Yes, but the Maine Legislature could make sure those subsidies continue.
By Monday morning, we’ll know if the Supreme Court rules that people buying health insurance through a federal exchange can continue to get subsidies.
If the Court says no, this decision would also have an impact on health insurance costs throughout the state, raising premiums for many more.
But, while a good deal of attention has been on what Congress will do should the Court rule for the plaintiff, Congress isn’t the only body that can do something about this for Mainers.
Maine can set up a state run insurance exchange.
There is no question by anyone that subsidies are available for people buying insurance through a state exchange.
What’s more, the Maine Legislature already has a bill that’s been passed by the House, and by a veto-proof majority of 106-23. The Senate has tabled the bill, but it could be taken up before the end of the session if needed.
Of course, given that the governor has said he’d veto pretty much everything, a veto would most likely be forthcoming.
But this bill could be passed and would allow for the continuation of the very popular subsidies for Mainers.
There may be a low cost way of implementing it, by contracting with the federal government to run the state exchange.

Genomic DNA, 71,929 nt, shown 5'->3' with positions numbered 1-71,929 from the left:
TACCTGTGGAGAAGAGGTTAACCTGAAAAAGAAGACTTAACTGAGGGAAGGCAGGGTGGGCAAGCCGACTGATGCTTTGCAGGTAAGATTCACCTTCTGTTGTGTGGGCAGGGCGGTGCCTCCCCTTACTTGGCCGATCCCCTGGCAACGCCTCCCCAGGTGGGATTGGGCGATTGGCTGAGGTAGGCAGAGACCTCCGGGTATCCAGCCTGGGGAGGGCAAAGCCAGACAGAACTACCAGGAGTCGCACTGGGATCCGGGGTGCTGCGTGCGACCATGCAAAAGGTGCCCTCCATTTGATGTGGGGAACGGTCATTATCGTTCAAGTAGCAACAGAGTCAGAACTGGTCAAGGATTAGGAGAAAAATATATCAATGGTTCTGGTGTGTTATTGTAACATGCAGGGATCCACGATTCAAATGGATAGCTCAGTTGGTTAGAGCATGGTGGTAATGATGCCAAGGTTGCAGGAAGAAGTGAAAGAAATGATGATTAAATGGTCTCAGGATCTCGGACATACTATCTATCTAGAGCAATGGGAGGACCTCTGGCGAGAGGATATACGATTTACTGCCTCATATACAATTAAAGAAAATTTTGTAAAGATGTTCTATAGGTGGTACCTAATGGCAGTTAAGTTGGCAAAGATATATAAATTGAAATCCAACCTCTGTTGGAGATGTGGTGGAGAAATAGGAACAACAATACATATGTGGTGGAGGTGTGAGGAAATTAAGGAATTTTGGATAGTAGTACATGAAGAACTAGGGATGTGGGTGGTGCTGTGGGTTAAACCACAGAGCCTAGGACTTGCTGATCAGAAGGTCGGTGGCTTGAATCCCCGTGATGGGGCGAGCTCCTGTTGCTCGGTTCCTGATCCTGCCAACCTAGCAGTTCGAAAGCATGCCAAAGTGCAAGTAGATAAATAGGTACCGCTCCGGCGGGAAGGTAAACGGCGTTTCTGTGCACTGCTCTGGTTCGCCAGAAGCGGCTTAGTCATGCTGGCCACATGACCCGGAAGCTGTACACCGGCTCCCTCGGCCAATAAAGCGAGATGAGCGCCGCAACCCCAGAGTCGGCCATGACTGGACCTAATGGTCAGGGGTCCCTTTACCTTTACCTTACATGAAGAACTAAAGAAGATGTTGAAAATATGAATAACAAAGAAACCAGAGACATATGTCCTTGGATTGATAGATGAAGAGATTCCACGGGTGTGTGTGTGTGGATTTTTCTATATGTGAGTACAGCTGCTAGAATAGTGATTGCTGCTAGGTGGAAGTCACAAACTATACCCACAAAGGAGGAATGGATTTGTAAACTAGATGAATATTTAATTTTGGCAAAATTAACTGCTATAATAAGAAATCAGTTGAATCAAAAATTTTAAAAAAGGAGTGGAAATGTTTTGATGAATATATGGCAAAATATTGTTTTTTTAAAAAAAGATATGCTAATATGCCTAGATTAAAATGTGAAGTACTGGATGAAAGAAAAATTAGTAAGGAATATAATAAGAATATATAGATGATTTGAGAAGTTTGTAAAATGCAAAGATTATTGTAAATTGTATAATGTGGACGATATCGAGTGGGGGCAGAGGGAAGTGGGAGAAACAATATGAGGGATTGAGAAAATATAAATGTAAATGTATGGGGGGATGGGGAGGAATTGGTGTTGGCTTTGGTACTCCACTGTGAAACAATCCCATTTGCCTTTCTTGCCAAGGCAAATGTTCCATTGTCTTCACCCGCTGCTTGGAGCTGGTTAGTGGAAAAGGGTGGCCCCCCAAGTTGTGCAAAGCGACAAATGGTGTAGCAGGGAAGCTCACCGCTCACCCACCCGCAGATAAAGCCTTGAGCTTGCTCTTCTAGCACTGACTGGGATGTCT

By the way, Pennsylvania and Delaware “have been ‘conditionally approved’ to set up their own healthcare marketplaces, the Centers for Medicare and Medicaid Services (CMS) announced” last week, which would be created this year should federal exchange subsidies no longer be available. Arkansas also received approval to create such an exchange in 2017.
Should this become a live issue, it’s very likely that we’ll reminded about how Republicans who opposed Medicaid expansion in Maine said expansion wasn’t necessary because a good chunk of those who would be covered could get coverage through the exchange.
That wouldn’t be possible if the Court rules for the plaintiff in King v Burwell and if the Legislature doesn’t create a state exchange. If they didn’t, 61,000 or so Mainers would pay the price.